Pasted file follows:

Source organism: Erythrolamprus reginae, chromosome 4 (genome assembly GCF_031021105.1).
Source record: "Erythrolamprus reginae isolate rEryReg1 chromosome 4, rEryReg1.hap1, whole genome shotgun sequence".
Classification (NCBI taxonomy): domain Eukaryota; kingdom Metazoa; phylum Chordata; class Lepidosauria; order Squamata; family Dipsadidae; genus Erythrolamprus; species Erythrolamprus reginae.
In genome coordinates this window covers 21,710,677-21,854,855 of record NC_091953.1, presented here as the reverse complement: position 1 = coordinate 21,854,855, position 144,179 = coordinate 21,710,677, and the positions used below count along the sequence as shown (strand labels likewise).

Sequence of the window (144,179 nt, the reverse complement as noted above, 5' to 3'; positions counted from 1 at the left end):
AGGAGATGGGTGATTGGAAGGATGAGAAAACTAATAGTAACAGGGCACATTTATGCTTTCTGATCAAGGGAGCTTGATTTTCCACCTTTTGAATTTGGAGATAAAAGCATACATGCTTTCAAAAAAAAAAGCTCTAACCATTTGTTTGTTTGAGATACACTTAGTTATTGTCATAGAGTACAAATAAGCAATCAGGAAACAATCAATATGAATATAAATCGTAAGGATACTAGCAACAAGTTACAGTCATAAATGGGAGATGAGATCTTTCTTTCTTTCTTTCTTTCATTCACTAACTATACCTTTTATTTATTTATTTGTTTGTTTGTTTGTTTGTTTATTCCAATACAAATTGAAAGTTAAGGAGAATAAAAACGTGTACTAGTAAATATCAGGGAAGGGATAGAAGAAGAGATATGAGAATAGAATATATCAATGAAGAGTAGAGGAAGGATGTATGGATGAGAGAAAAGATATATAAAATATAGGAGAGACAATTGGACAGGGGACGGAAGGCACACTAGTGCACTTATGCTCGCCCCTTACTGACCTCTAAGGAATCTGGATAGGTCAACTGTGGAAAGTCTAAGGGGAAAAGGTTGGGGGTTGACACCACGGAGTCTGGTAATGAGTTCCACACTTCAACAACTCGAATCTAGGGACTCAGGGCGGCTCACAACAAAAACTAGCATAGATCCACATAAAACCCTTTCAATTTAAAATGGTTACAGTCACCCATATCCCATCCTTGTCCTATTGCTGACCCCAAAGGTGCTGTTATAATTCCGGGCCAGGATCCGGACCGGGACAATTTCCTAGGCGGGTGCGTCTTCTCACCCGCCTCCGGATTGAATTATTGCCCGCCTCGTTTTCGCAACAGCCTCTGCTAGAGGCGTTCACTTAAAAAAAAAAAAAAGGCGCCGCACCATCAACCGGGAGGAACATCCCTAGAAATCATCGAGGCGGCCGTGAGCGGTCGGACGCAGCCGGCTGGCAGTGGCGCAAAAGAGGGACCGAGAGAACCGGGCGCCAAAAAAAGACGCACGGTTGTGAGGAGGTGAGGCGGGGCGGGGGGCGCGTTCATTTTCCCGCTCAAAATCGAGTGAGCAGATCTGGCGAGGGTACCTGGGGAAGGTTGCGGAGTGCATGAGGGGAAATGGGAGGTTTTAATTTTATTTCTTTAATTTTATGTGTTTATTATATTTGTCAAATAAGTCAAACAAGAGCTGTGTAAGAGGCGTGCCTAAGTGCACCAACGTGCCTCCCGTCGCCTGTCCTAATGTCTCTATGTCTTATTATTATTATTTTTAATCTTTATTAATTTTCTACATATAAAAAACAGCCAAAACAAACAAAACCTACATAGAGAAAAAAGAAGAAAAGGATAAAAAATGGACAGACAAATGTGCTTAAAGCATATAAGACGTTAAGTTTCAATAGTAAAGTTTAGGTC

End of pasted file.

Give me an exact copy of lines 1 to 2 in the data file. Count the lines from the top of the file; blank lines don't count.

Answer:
Source organism: Erythrolamprus reginae, chromosome 4 (genome assembly GCF_031021105.1).
Source record: "Erythrolamprus reginae isolate rEryReg1 chromosome 4, rEryReg1.hap1, whole genome shotgun sequence".